How Social Media Has Affected National Communication Methods

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How Social Media Has Affected National Communication Methods

Madison Affourtit, Copy Editor

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It’s safe to say that social media has become a communicative juggernaut. Twitter, in particular, has become the third most visited social media site, behind Facebook and Youtube. Twitter continues to increase in popularity, and has become a resource of news for many young Americans. But is it an appropriate medium for politicians and government officials?

Former President Barack Obama was the first president to own a Twitter account, and through it, interact with the general public. He used this app to make announcements, promotions, and to simply send his messages to the people. All were very well worded, well crafted, and uncontroversial.

On the other hand, President Donald Trump seems to put significantly less thought into his tweets. Often volatile and aggressive, Trump doesn’t seem to care what anyone thinks of his social media presence. But is his impulsive and genuine attitude refreshing or just plain unprofessional?

New York Times journalist Amanda Hess points out that Trump tweets more like a celebrity than a politician or a businessman. Also, much like celebrities, he is evidently very concerned with his popularity and follower count. On 60 Minutes, he was quoted saying “I think I picked up yesterday 100,000 people.”

Whether you like him or not, it’s clear that Trump doesn’t hold anything back. Based off of this year’s radical election, it’s a strong possibility that the public craves a leader whose unfiltered openness contrasts the buttoned-up, secretive policies of past presidents. Some find him more relatable and some are just tired of politicians in general.

While many appreciate Trump’s honesty and direct connection to the people, his critics are concerned that he seems to underestimate his new power as president. What he says is often construed as official U.S. policy, whether it comes through a formal channel like a news conference or an informal tweet.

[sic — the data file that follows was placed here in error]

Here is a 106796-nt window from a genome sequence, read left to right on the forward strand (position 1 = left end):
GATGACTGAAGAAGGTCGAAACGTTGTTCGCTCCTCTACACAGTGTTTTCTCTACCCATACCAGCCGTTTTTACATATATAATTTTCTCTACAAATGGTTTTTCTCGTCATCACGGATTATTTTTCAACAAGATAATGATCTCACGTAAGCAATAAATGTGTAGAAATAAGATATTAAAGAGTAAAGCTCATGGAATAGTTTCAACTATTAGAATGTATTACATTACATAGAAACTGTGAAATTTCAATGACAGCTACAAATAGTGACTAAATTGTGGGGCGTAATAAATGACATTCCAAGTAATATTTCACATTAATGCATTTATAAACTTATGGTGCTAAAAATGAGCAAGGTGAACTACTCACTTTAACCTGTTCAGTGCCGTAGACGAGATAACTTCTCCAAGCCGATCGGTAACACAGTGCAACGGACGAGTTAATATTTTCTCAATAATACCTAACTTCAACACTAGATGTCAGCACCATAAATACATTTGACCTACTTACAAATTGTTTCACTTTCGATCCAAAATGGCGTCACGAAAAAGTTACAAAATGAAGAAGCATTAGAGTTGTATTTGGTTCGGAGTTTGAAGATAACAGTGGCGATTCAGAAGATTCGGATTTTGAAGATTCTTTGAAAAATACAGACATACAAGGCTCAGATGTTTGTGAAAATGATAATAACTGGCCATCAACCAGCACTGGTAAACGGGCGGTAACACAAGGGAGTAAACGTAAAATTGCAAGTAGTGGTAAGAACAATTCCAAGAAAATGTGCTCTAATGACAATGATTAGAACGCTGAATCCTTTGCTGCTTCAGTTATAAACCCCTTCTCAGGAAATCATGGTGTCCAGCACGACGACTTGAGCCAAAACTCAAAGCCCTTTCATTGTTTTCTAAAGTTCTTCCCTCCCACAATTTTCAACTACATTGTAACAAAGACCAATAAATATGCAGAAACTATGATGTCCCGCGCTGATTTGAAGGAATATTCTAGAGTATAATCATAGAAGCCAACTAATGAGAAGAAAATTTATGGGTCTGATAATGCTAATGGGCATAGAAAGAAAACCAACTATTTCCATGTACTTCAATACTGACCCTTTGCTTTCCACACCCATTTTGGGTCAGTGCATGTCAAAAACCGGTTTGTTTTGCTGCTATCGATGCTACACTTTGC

His tweets have influenced the stock market and caused other countries to wonder whether long-established U.S. global policy is changing. They wish that Trump would better understand his role as the spokesperson for America before he goes online.

However, Trump likes to argue the advantages of social media, and Twitter in particular. “I’m not saying I love it, but it does get the word out,” he said on CBS’s 60 Minutes.

A huge benefit of Twitter is that it does in fact, get the word out. People are attracted to the immediate sensation of posting on Twitter. Hess says, “Twitter is an impulsive medium. Log in and you’re greeted immediately with a text box asking “What’s happening?’” After sending out a thought, you’re instantly met with likes, retweets and comments.

Some find that this instant gratification serves as an excellent way for government officials to connect intimately and quickly with the public. Especially with younger generations, watching debates and news on tv is becoming less and less important. Indeed, Trump recently announced his Supreme Court nominee on Facebook Live (while both nominees waited in the wings to hear his choice, reality-show style), totally bypassing more established news channels.

While media watchdogs grumbled about both the showmanship and the shift of the announcement from a daytime to primetime, Trump’s supporters pointed out that he probably reached more people by using social media that he would have on a network channel. News sources are evolving, so why shouldn’t our leaders evolve as well?

Clearly there are advantages as well as drawbacks to the use of social media for national communication. Primarily, it falls on the opinions of individuals. But in a new age of technology, it seems that the evolution of national communication is inevitable, and it’s only just beginning.

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